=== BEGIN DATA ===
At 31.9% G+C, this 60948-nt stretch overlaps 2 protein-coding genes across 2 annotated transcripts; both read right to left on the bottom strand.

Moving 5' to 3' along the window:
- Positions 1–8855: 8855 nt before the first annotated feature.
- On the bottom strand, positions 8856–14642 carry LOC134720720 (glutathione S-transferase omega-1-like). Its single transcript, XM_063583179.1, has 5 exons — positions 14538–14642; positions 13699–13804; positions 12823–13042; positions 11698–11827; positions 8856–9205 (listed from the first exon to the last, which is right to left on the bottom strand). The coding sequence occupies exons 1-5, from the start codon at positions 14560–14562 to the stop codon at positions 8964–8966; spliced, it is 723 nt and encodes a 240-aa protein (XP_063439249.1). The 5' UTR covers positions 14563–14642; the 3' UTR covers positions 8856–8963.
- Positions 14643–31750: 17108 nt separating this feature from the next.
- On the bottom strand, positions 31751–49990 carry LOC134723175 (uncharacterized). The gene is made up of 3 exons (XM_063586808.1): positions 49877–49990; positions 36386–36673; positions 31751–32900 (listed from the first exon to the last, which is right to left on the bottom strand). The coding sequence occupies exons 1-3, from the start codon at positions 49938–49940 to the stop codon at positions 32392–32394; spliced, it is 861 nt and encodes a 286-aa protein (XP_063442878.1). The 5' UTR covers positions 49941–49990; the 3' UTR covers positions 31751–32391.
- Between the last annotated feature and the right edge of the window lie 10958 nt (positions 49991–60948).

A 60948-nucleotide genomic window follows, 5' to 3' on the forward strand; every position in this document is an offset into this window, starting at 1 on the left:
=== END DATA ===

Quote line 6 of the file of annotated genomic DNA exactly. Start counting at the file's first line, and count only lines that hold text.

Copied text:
- On the bottom strand, positions 31751–49990 carry LOC134723175 (uncharacterized). The gene is made up of 3 exons (XM_063586808.1): positions 49877–49990; positions 36386–36673; positions 31751–32900 (listed from the first exon to the last, which is right to left on the bottom strand). The coding sequence occupies exons 1-3, from the start codon at positions 49938–49940 to the stop codon at positions 32392–32394; spliced, it is 861 nt and encodes a 286-aa protein (XP_063442878.1). The 5' UTR covers positions 49941–49990; the 3' UTR covers positions 31751–32391.